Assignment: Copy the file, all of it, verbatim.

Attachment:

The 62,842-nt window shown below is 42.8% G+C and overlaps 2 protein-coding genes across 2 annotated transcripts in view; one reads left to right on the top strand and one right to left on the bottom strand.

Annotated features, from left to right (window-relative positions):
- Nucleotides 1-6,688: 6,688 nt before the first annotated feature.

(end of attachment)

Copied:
The 62,842-nt window shown below is 42.8% G+C and overlaps 2 protein-coding genes across 2 annotated transcripts in view; one reads left to right on the top strand and one right to left on the bottom strand.

Annotated features, from left to right (window-relative positions):
- Nucleotides 1-6,688: 6,688 nt before the first annotated feature.